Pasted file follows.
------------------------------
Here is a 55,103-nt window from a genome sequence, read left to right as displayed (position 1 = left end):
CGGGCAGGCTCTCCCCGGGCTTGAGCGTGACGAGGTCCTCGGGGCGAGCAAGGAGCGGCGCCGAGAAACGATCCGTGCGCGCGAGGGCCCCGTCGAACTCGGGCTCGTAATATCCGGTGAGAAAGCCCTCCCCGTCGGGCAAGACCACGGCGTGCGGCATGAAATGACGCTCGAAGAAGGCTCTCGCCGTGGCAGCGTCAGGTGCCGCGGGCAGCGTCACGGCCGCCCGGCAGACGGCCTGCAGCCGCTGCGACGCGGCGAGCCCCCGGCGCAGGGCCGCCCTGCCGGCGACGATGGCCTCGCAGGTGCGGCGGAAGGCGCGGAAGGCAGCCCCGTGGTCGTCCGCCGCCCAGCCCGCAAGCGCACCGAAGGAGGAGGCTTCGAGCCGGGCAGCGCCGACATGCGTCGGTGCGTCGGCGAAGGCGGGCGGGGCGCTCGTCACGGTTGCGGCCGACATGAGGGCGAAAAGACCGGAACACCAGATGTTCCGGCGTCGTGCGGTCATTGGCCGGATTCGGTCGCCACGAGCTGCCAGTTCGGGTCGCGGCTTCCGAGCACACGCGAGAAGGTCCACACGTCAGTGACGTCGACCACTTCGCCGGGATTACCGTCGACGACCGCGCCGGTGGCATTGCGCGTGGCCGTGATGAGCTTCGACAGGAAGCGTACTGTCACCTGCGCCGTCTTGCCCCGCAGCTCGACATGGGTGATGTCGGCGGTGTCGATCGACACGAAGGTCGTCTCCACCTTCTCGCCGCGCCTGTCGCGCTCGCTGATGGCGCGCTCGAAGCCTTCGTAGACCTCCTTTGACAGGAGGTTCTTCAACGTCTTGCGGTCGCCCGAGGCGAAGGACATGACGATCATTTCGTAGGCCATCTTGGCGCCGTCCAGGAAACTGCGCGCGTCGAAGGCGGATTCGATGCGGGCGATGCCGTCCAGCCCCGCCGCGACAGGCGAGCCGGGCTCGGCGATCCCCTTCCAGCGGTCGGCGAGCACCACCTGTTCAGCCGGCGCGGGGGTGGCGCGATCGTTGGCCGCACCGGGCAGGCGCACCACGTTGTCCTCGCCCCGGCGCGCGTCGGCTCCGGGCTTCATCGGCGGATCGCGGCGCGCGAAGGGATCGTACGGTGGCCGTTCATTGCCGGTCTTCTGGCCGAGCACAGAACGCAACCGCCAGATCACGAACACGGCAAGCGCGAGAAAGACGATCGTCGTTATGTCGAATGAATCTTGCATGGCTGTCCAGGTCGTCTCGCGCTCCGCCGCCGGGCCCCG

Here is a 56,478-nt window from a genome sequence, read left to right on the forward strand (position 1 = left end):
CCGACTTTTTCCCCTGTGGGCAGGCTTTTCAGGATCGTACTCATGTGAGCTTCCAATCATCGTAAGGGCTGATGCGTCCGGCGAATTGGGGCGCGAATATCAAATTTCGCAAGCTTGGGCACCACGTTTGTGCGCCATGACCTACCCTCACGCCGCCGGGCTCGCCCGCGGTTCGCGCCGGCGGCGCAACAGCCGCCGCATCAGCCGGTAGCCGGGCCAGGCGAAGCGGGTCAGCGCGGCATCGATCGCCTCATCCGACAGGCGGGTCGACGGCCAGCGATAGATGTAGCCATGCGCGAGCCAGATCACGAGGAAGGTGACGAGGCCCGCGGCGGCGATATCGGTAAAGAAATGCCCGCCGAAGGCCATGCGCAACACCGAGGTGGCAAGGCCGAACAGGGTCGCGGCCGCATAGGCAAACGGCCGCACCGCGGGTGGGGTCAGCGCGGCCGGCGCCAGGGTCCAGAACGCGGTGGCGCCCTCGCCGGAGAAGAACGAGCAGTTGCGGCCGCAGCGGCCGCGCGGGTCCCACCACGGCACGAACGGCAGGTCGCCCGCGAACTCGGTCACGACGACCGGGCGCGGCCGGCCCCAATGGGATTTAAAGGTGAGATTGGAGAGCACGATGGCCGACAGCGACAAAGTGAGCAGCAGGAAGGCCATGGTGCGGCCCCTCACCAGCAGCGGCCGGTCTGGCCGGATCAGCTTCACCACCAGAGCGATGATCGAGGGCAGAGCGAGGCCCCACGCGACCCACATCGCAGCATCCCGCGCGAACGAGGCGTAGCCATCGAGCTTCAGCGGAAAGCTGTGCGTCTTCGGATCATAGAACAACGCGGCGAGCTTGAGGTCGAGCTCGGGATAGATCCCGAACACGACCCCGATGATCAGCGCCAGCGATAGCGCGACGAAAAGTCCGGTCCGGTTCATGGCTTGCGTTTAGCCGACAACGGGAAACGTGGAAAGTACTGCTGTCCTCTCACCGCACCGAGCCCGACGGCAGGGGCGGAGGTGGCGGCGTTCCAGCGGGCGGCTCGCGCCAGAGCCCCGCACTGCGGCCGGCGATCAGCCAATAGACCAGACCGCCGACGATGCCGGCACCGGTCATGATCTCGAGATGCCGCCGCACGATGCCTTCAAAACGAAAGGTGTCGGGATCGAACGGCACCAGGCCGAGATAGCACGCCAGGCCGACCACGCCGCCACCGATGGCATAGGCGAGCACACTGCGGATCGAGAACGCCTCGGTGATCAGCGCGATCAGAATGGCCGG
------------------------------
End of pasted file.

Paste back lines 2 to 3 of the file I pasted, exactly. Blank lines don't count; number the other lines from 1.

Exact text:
CGGGCAGGCTCTCCCCGGGCTTGAGCGTGACGAGGTCCTCGGGGCGAGCAAGGAGCGGCGCCGAGAAACGATCCGTGCGCGCGAGGGCCCCGTCGAACTCGGGCTCGTAATATCCGGTGAGAAAGCCCTCCCCGTCGGGCAAGACCACGGCGTGCGGCATGAAATGACGCTCGAAGAAGGCTCTCGCCGTGGCAGCGTCAGGTGCCGCGGGCAGCGTCACGGCCGCCCGGCAGACGGCCTGCAGCCGCTGCGACGCGGCGAGCCCCCGGCGCAGGGCCGCCCTGCCGGCGACGATGGCCTCGCAGGTGCGGCGGAAGGCGCGGAAGGCAGCCCCGTGGTCGTCCGCCGCCCAGCCCGCAAGCGCACCGAAGGAGGAGGCTTCGAGCCGGGCAGCGCCGACATGCGTCGGTGCGTCGGCGAAGGCGGGCGGGGCGCTCGTCACGGTTGCGGCCGACATGAGGGCGAAAAGACCGGAACACCAGATGTTCCGGCGTCGTGCGGTCATTGGCCGGATTCGGTCGCCACGAGCTGCCAGTTCGGGTCGCGGCTTCCGAGCACACGCGAGAAGGTCCACACGTCAGTGACGTCGACCACTTCGCCGGGATTACCGTCGACGACCGCGCCGGTGGCATTGCGCGTGGCCGTGATGAGCTTCGACAGGAAGCGTACTGTCACCTGCGCCGTCTTGCCCCGCAGCTCGACATGGGTGATGTCGGCGGTGTCGATCGACACGAAGGTCGTCTCCACCTTCTCGCCGCGCCTGTCGCGCTCGCTGATGGCGCGCTCGAAGCCTTCGTAGACCTCCTTTGACAGGAGGTTCTTCAACGTCTTGCGGTCGCCCGAGGCGAAGGACATGACGATCATTTCGTAGGCCATCTTGGCGCCGTCCAGGAAACTGCGCGCGTCGAAGGCGGATTCGATGCGGGCGATGCCGTCCAGCCCCGCCGCGACAGGCGAGCCGGGCTCGGCGATCCCCTTCCAGCGGTCGGCGAGCACCACCTGTTCAGCCGGCGCGGGGGTGGCGCGATCGTTGGCCGCACCGGGCAGGCGCACCACGTTGTCCTCGCCCCGGCGCGCGTCGGCTCCGGGCTTCATCGGCGGATCGCGGCGCGCGAAGGGATCGTACGGTGGCCGTTCATTGCCGGTCTTCTGGCCGAGCACAGAACGCAACCGCCAGATCACGAACACGGCAAGCGCGAGAAAGACGATCGTCGTTATGTCGAATGAATCTTGCATGGCTGTCCAGGTCGTCTCGCGCTCCGCCGCCGGGCCCCG

Here is a 56,478-nt window from a genome sequence, read left to right on the forward strand (position 1 = left end):